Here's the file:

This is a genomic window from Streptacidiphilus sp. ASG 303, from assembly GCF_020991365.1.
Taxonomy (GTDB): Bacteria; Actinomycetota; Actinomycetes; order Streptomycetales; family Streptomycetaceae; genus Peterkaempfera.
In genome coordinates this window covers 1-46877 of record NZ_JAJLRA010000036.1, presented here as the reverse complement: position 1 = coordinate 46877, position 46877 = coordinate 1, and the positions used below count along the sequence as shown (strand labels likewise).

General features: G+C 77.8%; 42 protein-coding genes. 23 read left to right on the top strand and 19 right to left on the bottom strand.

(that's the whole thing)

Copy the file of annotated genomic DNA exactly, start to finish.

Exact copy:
This is a genomic window from Streptacidiphilus sp. ASG 303, from assembly GCF_020991365.1.
Taxonomy (GTDB): Bacteria; Actinomycetota; Actinomycetes; order Streptomycetales; family Streptomycetaceae; genus Peterkaempfera.
In genome coordinates this window covers 1-46877 of record NZ_JAJLRA010000036.1, presented here as the reverse complement: position 1 = coordinate 46877, position 46877 = coordinate 1, and the positions used below count along the sequence as shown (strand labels likewise).

General features: G+C 77.8%; 42 protein-coding genes. 23 read left to right on the top strand and 19 right to left on the bottom strand.